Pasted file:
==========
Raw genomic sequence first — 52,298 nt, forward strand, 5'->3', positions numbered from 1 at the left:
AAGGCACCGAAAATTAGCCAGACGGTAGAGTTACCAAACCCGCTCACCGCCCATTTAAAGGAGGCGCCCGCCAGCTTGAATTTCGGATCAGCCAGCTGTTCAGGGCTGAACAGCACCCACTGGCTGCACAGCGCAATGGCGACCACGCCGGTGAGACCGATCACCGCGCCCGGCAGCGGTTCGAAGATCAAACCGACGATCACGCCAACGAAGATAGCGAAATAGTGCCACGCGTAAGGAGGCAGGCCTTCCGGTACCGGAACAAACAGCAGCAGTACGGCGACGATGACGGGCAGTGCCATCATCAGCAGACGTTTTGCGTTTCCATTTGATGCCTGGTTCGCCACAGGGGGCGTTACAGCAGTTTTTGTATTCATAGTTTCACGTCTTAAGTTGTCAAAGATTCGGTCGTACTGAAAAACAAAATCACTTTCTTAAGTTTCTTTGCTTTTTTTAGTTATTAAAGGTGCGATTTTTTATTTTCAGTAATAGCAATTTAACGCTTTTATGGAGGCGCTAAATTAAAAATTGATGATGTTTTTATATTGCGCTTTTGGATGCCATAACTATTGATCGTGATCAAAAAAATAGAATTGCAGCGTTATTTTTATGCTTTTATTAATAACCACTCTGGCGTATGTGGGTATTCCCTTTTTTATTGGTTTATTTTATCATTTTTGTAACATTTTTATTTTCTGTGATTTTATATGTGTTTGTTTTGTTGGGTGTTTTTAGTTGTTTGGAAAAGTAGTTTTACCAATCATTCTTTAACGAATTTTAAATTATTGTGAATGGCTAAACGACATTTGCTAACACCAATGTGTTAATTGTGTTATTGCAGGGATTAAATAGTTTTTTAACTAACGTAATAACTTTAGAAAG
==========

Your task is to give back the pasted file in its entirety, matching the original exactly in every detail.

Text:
Raw genomic sequence first — 52,298 nt, forward strand, 5'->3', positions numbered from 1 at the left:
AAGGCACCGAAAATTAGCCAGACGGTAGAGTTACCAAACCCGCTCACCGCCCATTTAAAGGAGGCGCCCGCCAGCTTGAATTTCGGATCAGCCAGCTGTTCAGGGCTGAACAGCACCCACTGGCTGCACAGCGCAATGGCGACCACGCCGGTGAGACCGATCACCGCGCCCGGCAGCGGTTCGAAGATCAAACCGACGATCACGCCAACGAAGATAGCGAAATAGTGCCACGCGTAAGGAGGCAGGCCTTCCGGTACCGGAACAAACAGCAGCAGTACGGCGACGATGACGGGCAGTGCCATCATCAGCAGACGTTTTGCGTTTCCATTTGATGCCTGGTTCGCCACAGGGGGCGTTACAGCAGTTTTTGTATTCATAGTTTCACGTCTTAAGTTGTCAAAGATTCGGTCGTACTGAAAAACAAAATCACTTTCTTAAGTTTCTTTGCTTTTTTTAGTTATTAAAGGTGCGATTTTTTATTTTCAGTAATAGCAATTTAACGCTTTTATGGAGGCGCTAAATTAAAAATTGATGATGTTTTTATATTGCGCTTTTGGATGCCATAACTATTGATCGTGATCAAAAAAATAGAATTGCAGCGTTATTTTTATGCTTTTATTAATAACCACTCTGGCGTATGTGGGTATTCCCTTTTTTATTGGTTTATTTTATCATTTTTGTAACATTTTTATTTTCTGTGATTTTATATGTGTTTGTTTTGTTGGGTGTTTTTAGTTGTTTGGAAAAGTAGTTTTACCAATCATTCTTTAACGAATTTTAAATTATTGTGAATGGCTAAACGACATTTGCTAACACCAATGTGTTAATTGTGTTATTGCAGGGATTAAATAGTTTTTTAACTAACGTAATAACTTTAGAAAG